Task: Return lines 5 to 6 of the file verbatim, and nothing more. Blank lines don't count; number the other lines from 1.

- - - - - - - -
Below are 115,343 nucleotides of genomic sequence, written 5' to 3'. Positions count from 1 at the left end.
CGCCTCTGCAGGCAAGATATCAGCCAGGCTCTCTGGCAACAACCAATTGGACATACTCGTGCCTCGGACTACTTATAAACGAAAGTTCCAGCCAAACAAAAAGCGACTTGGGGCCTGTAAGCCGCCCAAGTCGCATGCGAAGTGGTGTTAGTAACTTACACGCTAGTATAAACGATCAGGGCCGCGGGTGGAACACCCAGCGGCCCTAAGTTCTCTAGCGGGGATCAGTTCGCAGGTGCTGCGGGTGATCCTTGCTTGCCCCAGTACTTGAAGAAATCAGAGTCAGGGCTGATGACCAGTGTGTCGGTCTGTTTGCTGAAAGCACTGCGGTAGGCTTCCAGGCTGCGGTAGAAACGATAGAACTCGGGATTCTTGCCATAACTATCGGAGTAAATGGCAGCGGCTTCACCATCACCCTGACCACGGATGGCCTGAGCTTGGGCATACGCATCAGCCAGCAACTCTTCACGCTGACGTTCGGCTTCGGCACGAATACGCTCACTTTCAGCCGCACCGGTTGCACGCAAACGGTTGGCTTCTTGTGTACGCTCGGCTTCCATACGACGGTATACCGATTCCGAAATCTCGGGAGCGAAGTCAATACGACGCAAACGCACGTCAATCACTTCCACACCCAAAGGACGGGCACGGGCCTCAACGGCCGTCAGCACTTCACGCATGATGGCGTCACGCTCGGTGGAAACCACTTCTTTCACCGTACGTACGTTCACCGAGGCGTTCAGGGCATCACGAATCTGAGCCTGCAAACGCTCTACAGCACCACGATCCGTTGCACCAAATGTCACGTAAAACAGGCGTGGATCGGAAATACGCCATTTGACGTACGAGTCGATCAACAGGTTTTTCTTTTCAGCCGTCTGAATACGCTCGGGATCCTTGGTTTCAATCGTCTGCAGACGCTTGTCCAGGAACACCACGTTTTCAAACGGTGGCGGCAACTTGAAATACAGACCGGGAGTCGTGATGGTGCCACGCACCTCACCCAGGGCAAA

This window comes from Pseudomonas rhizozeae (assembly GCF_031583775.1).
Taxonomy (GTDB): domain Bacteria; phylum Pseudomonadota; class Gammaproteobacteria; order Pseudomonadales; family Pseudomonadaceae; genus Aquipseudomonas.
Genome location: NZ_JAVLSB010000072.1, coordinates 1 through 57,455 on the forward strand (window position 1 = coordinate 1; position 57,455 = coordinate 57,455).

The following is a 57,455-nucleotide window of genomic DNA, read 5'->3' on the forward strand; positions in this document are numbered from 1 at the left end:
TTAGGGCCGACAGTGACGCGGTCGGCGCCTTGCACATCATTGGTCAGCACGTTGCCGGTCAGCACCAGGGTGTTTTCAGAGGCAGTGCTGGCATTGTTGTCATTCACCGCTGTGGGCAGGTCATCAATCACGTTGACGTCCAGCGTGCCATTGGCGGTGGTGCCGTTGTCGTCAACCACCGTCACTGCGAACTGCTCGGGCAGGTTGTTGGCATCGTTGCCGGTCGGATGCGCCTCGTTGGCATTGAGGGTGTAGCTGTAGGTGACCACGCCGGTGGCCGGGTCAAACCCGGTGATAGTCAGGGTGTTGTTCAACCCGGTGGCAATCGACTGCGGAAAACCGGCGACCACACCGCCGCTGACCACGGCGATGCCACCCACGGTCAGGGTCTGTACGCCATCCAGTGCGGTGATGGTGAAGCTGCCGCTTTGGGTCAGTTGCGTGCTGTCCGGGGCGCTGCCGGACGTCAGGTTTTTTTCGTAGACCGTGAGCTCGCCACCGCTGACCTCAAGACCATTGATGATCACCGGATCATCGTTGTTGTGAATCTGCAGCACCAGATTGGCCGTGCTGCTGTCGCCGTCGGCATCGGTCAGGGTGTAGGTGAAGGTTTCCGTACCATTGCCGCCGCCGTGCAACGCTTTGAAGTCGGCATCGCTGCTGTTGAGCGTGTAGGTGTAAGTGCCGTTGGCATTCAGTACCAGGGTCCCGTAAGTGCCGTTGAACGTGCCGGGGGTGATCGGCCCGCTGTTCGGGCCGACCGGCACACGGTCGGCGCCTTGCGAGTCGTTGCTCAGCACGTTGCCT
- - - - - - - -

Genome location: NZ_JAVLSB010000072.1, coordinates 1 through 57,455 on the forward strand (window position 1 = coordinate 1; position 57,455 = coordinate 57,455).

The following is a 57,455-nucleotide window of genomic DNA, read 5'->3' on the forward strand; positions in this document are numbered from 1 at the left end: